In turn it can contribute towards the quality of care a patient receives. Although, summative evaluation is not ideal for communicating complex information regarding the effectiveness of a model (McAlpine, 2002). On reflection evaluating Annie’s care plan, was difficult, although formative evaluation was made easier because baselines had been recorded and Annie could be involved in the evaluation process. I felt that time scales given to complete goals, were not based on specific evidence and therefore not accurate, although they were agreed with Annie.
It is possible that with practice and experience I will feel more confident in proposing realistic timescales to complete goals. Summative evaluation on the other hand proved to be more difficult and less valid as the care plan for Annie was the only care plan to draw upon. Although the RLT model was effective in fulfilling Annie’s needs. Reflecting on the evaluation process it is apparent that the nurse is highly responsible for how care is implemented and evaluated, meaning the process is only as good as the nurse responsible.
This should be considered when evaluating as it means part of the evaluation becomes subjective, because it relies on professional perceptions, when determining the usefulness of the goals and care set and the RLT model. In order to provide a reliable summative evaluation, it would need to be based on more than one care plan for numerous patients. In conclusion, although it is not perfect the RLT model combined with the nursing process (APIE) provides nurses with a good base and direction. Proving one cannot be used effectively without the other, as one directs care and the other provides the delivery of care.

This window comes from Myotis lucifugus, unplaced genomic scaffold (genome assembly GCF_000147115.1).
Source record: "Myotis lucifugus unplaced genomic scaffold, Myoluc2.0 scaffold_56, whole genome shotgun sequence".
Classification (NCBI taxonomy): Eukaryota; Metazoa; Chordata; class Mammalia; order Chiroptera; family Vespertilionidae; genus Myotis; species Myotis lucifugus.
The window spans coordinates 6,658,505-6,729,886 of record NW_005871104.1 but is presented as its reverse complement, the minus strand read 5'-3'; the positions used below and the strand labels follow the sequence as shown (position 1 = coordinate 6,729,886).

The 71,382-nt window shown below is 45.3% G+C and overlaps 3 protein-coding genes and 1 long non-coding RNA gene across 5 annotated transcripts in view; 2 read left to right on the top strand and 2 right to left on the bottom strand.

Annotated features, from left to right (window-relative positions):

If the model is applied effectively a holistic and individualised approach to care is devised, ensuring influencing factors are not overlooked. Unqualified members of staff and student nurses may make this mistake, justifying the importance for a qualified practitioner to complete the care planning process. I feel this was clearly demonstrated in my care plan for Annie, as I failed to acknowledge the psychological influences on Annie’s reluctant mobility. However, setting baselines was an aspect of importance that was positively demonstrated in Annie’s care plan.
The nurse must also appreciate their own limitations when providing care and understand the importance of MDT members in caring for patients and meeting public health needs. Reflecting on this care planning, RLTs model and the nursing process are of equal importance to one another, and although critics have argued that this approach is over simplified, it is clear that if the approach is implemented correctly it provides a very effective way of assessing, planning, implementing and evaluating care.